By Katherine Becker
At a recent Ventura County Barristers event, I had the privilege of speaking with a few members of the Ventura County Bench. I took the opportunity to ask them two questions: First: If you could give new attorneys one piece of advice, what would it be? Second: What is the single most common mistake you see new attorneys make in your courtroom? They provided illuminating tips that all attorneys should keep in mind as they progress through their careers.
IF YOU COULD GIVE NEW ATTORNEYS ONE PIECE OF ADVICE, WHAT WOULD IT BE?
Judge Brian Back: Prepare. That may seem obvious, but there are times when it seems like counsel has not really prepared. While judges know almost everything (joking), there are a few things we don’t know. That is why counsel should do extensive preparation in order to present a concise argument to the court, and anticipate what they will need to rebut after opposing counsel’s argument. Often the preparation requires a careful and repeated review of applicable statutes. Counsel should read the statute as if they have never read it before, then read it again, and again, and be aware of the importance of words, word placement, punctuation (commas, etc.) and etc. Throughout argument and after the judge rules, counsel should always remain civil. Conduct in court–good or bad–can have a profound impact on the current ruling and the credibility of counsel in future appearances.
Judge Vincent O’Neill: Prepare thoroughly, identify the key issue, argue succinctly and accept the ruling graciously.
Judge Glen Reiser: If you do not agree with the judge, please do not say “Your Honor, with all due respect.” The judge will have a working interpretation of that sentence, and it has nothing to do with respect. It is better to acknowledge the general correctness of the judge’s thought processes, and explain why the facts in the matter before the court, or the analysis in some previously unconsidered case, will allow the court to reach a different decision.
Judge Matthew Guasco: Follow your passion in lawyering. There is a strong and understandable temptation to find a job, any job, especially in this economy. Too many lawyers do that, however, only to learn a year or two later that they hate what they are doing. Identify the type of law you want to practice and go for it. Typically, we excel in the things for which we have a passion. The better you are as a lawyer, the more likely it is that you can make a sustainable living.
WHAT IS THE MOST COMMON MISTAKE NEW ATTORNEYS MAKE IN YOUR COURTROOM?
Judge Brian Back: If there is critical evidence that counsel wants to have admitted, counsel should think of more than just one way to get the evidence admitted. Counsel should open up the evidence code and any pertinent cases, and have notes regarding the two or three or four pathways to hopefully get the evidence admitted. And, of course, this comes down to preparation in advance. The mistake we see is counsel being shut down with the first attempt to have evidence admitted and then failing to pursue other avenues which would allow its admission.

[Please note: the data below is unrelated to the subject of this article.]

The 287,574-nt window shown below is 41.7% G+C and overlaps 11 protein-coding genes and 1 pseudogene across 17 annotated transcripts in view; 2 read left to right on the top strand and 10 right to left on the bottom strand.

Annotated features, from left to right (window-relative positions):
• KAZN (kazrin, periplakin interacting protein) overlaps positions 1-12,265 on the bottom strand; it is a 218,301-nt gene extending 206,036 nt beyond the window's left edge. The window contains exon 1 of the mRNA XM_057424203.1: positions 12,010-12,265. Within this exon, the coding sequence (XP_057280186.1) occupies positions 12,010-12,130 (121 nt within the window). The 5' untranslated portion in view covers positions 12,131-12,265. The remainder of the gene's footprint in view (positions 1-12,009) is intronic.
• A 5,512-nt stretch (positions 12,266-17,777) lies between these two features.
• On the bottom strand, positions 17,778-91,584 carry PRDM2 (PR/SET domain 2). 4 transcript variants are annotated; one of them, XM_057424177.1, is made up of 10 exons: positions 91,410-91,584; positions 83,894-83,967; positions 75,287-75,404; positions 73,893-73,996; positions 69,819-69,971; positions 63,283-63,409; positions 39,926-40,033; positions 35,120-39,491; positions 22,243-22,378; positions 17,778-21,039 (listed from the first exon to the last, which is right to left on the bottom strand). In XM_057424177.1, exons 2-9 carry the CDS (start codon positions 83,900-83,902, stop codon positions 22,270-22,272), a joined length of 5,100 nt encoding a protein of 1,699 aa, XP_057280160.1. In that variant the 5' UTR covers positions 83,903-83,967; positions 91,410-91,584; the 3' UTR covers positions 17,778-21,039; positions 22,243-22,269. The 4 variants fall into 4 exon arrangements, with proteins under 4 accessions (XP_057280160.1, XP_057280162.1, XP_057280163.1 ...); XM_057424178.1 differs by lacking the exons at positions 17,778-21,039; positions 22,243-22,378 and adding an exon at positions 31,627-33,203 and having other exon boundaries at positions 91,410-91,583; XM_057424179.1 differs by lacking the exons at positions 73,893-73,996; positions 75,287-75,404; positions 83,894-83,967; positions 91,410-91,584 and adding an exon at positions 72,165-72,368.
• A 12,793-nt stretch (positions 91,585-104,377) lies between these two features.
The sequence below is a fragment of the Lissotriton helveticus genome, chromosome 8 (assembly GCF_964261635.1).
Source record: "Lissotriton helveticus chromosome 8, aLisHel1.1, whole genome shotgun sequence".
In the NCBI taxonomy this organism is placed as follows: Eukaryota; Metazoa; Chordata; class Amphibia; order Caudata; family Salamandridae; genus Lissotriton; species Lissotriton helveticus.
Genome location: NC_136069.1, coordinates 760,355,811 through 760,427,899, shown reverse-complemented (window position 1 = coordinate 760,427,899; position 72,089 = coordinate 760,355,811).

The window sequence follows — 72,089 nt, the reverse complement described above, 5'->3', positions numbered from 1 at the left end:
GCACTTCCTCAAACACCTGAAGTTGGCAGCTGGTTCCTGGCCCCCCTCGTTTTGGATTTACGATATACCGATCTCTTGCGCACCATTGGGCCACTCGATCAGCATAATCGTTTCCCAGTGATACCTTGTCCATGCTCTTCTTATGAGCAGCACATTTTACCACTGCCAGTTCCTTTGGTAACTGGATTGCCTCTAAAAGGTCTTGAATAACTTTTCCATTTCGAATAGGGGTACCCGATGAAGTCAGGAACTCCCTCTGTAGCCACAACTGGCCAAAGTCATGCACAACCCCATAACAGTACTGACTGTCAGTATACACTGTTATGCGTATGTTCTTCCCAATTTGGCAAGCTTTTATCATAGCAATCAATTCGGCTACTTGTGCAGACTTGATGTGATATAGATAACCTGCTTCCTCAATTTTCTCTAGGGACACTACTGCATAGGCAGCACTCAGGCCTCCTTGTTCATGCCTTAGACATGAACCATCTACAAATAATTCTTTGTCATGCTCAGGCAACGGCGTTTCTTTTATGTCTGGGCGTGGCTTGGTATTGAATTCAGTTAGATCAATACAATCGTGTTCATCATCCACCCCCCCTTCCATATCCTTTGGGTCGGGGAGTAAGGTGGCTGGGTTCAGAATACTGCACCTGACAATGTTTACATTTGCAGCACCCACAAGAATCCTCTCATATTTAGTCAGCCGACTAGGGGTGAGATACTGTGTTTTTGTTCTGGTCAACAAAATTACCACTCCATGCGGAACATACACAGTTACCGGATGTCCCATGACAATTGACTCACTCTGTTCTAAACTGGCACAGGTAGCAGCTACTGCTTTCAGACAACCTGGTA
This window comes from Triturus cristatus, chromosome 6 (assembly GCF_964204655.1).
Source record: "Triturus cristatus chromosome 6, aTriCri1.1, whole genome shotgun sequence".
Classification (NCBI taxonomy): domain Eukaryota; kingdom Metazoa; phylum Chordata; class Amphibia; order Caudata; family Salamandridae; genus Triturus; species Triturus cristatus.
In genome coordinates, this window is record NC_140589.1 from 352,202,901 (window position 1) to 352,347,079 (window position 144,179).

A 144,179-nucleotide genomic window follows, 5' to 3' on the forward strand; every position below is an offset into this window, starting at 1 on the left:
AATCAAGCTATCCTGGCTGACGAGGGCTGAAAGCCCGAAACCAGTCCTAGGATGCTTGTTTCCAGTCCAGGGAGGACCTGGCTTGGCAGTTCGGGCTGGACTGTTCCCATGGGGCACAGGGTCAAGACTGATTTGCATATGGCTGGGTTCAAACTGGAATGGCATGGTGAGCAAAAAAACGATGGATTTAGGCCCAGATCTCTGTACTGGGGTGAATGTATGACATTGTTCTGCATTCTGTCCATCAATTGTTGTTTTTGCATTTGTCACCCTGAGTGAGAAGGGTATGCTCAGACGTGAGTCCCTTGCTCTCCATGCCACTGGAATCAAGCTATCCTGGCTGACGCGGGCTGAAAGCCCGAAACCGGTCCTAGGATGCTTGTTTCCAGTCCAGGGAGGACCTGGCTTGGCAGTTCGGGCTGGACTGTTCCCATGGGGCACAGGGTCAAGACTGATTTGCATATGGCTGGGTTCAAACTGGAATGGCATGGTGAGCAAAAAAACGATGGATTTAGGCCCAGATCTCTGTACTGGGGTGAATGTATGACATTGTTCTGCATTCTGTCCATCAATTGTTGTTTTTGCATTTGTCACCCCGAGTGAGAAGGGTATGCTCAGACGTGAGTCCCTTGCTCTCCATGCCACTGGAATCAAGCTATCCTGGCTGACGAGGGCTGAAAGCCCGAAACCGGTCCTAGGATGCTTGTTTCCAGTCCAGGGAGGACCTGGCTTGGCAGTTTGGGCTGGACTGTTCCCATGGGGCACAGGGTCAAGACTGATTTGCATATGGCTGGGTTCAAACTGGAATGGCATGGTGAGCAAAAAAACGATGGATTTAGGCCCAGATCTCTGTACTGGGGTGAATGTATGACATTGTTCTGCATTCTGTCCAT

Judge Vincent O’Neill: Failure to proofread documents carefully.
Judge Glen Reiser: Probably the most common mistake among young attorneys (other than the temptation to highlight the lack of courtesy or civility of opposing counsel) is the compulsion to repeat what is in the moving or opposing papers, rather than tiering off of those points into more nuanced discussions about why the law is the way it is, and how that logic or policy embraces the facts before the court.
Judge Matthew Guasco: Following bad advice. When you are a new attorney, there is much you have to learn. Naturally, more senior attorneys will give you advice. Often, this advice is good and you should follow it. Other times, you will be misled to your detriment or that of your client. For example, your research leads you to conclude that the best approach to the motion or trial is to do A. Your supervising attorney disagrees and tells you to do B. That approach does not feel right to you, but you defer to the more senior attorney. You execute plan B, only to be told by the judge that you have taken an unreasonable and unsupportable position, possibly earning you or your client sanctions. Lesson learned. A lawyer must cultivate his or her own independent judgment. You should solicit input from more senior attorneys, but, in the end, you and you alone are responsible for your decisions and actions. If your supervising attorney asks you to do what your judgment and instincts say is wrong, speak up. Provide your reasoning. You may be surprised to learn that good supervising attorneys will listen if you have sound, persuasive reasons supporting a particular course of action. If your supervising attorney insists that you do the wrong or unethical thing against your better judgment, it is your choice where you work. More importantly, you are responsible for your professional and ethical choices as a lawyer, not your supervisor.
Katherine Becker is a founding partner at Schuck, Becker & Dehesa, LLP in Santa Paula, California, and practices estate planning, probate and business law. Katherine is a special advisor to the California Young Lawyers Association Board of Directors.